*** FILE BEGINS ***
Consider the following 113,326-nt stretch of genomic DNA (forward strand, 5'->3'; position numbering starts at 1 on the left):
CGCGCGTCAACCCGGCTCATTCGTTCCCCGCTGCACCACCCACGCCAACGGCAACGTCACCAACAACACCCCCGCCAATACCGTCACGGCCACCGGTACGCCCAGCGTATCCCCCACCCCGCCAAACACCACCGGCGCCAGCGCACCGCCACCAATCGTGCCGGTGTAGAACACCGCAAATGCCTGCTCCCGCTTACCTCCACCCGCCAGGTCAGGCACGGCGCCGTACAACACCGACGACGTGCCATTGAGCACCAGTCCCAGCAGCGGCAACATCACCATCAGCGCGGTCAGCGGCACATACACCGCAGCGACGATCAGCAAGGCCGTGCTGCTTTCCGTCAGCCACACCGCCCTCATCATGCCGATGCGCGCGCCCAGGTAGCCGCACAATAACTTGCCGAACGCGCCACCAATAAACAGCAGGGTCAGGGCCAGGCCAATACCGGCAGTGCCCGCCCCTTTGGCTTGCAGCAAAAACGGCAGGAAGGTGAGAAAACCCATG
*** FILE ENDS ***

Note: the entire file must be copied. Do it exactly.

Consider the following 113,326-nt stretch of genomic DNA (forward strand, 5'->3'; position numbering starts at 1 on the left):
CGCGCGTCAACCCGGCTCATTCGTTCCCCGCTGCACCACCCACGCCAACGGCAACGTCACCAACAACACCCCCGCCAATACCGTCACGGCCACCGGTACGCCCAGCGTATCCCCCACCCCGCCAAACACCACCGGCGCCAGCGCACCGCCACCAATCGTGCCGGTGTAGAACACCGCAAATGCCTGCTCCCGCTTACCTCCACCCGCCAGGTCAGGCACGGCGCCGTACAACACCGACGACGTGCCATTGAGCACCAGTCCCAGCAGCGGCAACATCACCATCAGCGCGGTCAGCGGCACATACACCGCAGCGACGATCAGCAAGGCCGTGCTGCTTTCCGTCAGCCACACCGCCCTCATCATGCCGATGCGCGCGCCCAGGTAGCCGCACAATAACTTGCCGAACGCGCCACCAATAAACAGCAGGGTCAGGGCCAGGCCAATACCGGCAGTGCCCGCCCCTTTGGCTTGCAGCAAAAACGGCAGGAAGGTGAGAAAACCCATG